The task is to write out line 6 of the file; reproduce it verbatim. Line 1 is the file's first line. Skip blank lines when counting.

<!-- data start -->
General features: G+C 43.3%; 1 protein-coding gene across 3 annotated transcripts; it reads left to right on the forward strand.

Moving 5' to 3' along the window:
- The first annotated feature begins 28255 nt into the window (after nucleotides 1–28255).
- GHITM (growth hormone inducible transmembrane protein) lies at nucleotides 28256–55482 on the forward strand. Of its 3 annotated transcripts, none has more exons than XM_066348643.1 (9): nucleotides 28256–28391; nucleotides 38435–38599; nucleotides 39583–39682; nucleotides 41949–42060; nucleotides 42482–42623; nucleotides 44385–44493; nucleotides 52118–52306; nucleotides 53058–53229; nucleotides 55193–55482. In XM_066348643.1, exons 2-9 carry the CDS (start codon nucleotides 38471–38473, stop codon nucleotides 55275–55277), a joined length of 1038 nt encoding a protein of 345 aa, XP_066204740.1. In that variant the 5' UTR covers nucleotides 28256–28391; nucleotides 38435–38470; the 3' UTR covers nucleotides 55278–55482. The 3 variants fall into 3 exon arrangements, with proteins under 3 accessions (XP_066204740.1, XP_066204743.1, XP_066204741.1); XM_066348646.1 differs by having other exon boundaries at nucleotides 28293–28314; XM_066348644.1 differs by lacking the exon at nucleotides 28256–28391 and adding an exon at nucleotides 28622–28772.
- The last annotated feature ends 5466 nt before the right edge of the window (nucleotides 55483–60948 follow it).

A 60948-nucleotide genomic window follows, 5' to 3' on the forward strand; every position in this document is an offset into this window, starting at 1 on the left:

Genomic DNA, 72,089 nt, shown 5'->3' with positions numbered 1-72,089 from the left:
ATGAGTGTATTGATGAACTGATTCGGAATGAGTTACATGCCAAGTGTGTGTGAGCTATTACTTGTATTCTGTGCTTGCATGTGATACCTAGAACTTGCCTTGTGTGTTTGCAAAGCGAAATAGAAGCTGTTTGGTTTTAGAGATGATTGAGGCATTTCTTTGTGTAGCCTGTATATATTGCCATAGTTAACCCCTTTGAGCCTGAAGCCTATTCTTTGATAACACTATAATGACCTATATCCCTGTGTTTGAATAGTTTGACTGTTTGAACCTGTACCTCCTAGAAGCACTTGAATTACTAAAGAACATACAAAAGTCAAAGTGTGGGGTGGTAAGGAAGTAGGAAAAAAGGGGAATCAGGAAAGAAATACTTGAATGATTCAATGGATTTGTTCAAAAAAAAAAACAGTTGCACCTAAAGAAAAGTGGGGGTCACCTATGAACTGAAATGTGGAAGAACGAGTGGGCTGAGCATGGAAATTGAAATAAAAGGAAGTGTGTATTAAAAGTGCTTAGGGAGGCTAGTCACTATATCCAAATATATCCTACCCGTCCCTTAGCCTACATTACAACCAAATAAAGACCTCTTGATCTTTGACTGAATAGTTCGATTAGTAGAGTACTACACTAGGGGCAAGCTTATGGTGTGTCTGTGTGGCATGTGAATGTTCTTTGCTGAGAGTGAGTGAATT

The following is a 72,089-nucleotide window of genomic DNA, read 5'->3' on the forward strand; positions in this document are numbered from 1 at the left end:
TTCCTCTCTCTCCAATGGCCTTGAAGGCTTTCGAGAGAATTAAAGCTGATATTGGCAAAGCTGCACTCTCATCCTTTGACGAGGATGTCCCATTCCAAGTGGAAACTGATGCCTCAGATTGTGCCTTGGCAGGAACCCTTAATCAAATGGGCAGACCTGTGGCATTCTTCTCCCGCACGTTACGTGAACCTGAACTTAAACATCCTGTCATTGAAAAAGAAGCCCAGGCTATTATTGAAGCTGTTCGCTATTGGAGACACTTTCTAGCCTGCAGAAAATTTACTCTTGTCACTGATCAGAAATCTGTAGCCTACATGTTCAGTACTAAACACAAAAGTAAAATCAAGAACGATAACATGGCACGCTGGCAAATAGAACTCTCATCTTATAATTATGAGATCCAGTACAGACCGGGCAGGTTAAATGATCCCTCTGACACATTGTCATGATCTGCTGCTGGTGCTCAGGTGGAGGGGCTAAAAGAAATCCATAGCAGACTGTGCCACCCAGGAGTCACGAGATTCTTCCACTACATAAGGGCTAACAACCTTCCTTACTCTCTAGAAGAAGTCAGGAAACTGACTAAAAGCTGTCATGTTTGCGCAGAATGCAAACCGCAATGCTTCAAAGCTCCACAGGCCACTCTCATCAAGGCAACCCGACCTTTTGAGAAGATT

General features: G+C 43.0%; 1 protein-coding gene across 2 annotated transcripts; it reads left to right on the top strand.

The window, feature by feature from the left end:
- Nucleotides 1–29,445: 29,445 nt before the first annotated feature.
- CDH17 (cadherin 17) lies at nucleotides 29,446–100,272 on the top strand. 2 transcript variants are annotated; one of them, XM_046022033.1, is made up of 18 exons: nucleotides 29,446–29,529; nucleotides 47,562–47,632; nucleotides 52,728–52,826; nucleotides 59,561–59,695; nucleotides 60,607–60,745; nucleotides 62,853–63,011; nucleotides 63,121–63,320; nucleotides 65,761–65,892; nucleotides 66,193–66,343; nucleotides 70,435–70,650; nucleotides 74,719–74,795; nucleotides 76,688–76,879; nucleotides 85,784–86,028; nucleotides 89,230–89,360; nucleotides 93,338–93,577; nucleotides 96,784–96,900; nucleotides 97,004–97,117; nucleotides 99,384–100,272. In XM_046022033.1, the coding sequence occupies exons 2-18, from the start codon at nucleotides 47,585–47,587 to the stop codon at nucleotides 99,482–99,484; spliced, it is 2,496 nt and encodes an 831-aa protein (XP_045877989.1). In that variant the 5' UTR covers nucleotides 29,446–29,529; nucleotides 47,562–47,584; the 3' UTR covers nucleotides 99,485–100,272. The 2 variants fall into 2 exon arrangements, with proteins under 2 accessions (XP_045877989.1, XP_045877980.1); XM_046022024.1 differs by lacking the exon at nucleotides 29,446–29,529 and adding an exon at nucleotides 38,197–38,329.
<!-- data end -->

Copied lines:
A 60948-nucleotide genomic window follows, 5' to 3' on the forward strand; every position in this document is an offset into this window, starting at 1 on the left: